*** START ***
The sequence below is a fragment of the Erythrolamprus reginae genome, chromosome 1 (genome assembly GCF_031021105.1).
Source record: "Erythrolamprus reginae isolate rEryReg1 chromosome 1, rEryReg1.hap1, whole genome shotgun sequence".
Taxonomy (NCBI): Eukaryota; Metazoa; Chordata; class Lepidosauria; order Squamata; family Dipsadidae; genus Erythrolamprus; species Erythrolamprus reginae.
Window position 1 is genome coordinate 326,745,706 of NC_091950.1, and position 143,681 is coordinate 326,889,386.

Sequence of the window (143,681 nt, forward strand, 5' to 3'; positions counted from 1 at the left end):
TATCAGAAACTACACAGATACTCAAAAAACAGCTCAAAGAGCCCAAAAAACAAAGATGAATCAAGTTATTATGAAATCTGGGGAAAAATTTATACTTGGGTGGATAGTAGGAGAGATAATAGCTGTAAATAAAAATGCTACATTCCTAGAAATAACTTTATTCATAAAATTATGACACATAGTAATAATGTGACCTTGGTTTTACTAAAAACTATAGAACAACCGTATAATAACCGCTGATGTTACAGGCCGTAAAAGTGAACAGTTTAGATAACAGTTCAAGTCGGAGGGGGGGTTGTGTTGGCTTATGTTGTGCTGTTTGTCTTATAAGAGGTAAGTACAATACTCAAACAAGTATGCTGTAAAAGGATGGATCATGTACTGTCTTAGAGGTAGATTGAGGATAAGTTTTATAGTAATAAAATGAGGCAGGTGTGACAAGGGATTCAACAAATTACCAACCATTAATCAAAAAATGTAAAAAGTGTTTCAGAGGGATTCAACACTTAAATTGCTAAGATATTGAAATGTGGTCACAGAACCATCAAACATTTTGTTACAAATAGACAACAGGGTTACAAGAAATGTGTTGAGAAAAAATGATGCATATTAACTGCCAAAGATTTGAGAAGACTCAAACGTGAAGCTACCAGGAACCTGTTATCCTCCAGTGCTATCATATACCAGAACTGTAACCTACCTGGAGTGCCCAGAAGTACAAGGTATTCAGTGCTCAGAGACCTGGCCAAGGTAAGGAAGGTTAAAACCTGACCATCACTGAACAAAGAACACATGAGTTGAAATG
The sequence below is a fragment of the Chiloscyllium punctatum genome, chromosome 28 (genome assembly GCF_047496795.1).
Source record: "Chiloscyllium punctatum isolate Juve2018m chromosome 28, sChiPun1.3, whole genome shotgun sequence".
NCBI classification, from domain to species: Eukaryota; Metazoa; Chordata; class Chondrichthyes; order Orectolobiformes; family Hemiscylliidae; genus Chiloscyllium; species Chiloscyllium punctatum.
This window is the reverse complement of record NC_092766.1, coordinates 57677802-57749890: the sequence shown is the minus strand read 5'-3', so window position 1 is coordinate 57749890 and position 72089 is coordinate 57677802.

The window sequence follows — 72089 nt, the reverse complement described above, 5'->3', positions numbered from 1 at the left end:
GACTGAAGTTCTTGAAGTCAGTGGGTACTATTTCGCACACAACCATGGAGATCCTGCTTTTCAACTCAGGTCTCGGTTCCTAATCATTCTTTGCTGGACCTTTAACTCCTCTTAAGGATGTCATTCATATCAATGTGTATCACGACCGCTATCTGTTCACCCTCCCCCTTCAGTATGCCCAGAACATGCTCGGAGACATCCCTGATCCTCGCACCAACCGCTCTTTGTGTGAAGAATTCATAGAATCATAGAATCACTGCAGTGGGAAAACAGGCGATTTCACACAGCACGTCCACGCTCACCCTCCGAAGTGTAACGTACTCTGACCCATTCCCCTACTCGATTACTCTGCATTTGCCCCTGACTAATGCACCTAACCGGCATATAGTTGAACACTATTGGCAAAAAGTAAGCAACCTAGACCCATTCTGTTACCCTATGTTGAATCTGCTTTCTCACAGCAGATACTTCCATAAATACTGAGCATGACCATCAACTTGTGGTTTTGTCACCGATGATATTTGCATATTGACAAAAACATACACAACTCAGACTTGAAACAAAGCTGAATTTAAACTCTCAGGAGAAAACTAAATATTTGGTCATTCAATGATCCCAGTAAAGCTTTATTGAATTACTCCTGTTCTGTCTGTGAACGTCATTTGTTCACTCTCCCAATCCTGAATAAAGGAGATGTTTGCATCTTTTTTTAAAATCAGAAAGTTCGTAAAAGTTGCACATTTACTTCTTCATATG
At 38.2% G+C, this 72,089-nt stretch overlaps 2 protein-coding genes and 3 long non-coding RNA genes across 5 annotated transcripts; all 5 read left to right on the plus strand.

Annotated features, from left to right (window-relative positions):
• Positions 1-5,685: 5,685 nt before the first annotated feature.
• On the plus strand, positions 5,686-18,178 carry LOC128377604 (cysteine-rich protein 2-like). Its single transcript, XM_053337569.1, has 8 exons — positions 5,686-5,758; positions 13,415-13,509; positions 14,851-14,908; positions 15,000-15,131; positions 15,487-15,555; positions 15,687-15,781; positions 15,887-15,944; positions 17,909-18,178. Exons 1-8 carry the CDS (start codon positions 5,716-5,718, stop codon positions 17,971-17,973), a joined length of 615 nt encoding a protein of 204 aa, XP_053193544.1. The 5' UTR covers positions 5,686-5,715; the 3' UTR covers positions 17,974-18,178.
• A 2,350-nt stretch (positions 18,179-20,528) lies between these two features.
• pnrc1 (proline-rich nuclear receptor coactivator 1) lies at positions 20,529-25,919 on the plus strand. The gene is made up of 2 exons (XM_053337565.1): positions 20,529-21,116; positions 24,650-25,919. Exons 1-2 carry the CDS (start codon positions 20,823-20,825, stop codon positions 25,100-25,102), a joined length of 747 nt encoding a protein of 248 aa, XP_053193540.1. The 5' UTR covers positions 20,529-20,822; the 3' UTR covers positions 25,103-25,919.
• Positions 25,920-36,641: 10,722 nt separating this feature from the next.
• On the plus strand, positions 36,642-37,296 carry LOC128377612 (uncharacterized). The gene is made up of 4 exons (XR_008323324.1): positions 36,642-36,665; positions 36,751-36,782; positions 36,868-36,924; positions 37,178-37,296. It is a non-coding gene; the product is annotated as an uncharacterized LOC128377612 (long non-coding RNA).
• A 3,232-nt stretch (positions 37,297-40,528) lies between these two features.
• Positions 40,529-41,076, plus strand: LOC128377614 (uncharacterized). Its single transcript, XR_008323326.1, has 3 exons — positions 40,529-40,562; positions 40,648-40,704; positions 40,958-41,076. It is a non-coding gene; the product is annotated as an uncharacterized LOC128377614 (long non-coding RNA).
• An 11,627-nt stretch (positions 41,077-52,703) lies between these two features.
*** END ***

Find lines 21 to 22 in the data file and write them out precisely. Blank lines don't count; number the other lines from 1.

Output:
• A 3,232-nt stretch (positions 37,297-40,528) lies between these two features.
• Positions 40,529-41,076, plus strand: LOC128377614 (uncharacterized). Its single transcript, XR_008323326.1, has 3 exons — positions 40,529-40,562; positions 40,648-40,704; positions 40,958-41,076. It is a non-coding gene; the product is annotated as an uncharacterized LOC128377614 (long non-coding RNA).